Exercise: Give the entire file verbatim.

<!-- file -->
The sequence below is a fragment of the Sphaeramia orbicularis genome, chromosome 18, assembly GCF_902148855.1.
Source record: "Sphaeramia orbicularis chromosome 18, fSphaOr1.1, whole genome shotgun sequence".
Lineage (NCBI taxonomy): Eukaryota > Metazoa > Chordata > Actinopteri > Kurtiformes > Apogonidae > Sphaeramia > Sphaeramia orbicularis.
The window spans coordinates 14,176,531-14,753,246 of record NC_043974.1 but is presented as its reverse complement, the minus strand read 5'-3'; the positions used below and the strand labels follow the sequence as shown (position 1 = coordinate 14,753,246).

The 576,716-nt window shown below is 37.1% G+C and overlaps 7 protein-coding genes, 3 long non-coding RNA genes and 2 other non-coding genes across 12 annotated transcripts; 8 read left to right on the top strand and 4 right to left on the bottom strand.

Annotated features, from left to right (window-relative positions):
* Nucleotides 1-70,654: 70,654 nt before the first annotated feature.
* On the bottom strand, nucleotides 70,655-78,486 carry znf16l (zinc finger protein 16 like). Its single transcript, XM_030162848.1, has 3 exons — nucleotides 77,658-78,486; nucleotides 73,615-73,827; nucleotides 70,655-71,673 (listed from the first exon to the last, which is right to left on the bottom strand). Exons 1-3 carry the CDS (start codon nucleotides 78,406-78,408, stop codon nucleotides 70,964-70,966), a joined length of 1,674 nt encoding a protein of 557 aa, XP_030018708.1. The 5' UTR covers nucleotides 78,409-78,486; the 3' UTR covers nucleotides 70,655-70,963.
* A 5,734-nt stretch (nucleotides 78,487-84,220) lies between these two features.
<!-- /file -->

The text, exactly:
The sequence below is a fragment of the Sphaeramia orbicularis genome, chromosome 18, assembly GCF_902148855.1.
Source record: "Sphaeramia orbicularis chromosome 18, fSphaOr1.1, whole genome shotgun sequence".
Lineage (NCBI taxonomy): Eukaryota > Metazoa > Chordata > Actinopteri > Kurtiformes > Apogonidae > Sphaeramia > Sphaeramia orbicularis.
The window spans coordinates 14,176,531-14,753,246 of record NC_043974.1 but is presented as its reverse complement, the minus strand read 5'-3'; the positions used below and the strand labels follow the sequence as shown (position 1 = coordinate 14,753,246).

The 576,716-nt window shown below is 37.1% G+C and overlaps 7 protein-coding genes, 3 long non-coding RNA genes and 2 other non-coding genes across 12 annotated transcripts; 8 read left to right on the top strand and 4 right to left on the bottom strand.

Annotated features, from left to right (window-relative positions):
* Nucleotides 1-70,654: 70,654 nt before the first annotated feature.
* On the bottom strand, nucleotides 70,655-78,486 carry znf16l (zinc finger protein 16 like). Its single transcript, XM_030162848.1, has 3 exons — nucleotides 77,658-78,486; nucleotides 73,615-73,827; nucleotides 70,655-71,673 (listed from the first exon to the last, which is right to left on the bottom strand). Exons 1-3 carry the CDS (start codon nucleotides 78,406-78,408, stop codon nucleotides 70,964-70,966), a joined length of 1,674 nt encoding a protein of 557 aa, XP_030018708.1. The 5' UTR covers nucleotides 78,409-78,486; the 3' UTR covers nucleotides 70,655-70,963.
* A 5,734-nt stretch (nucleotides 78,487-84,220) lies between these two features.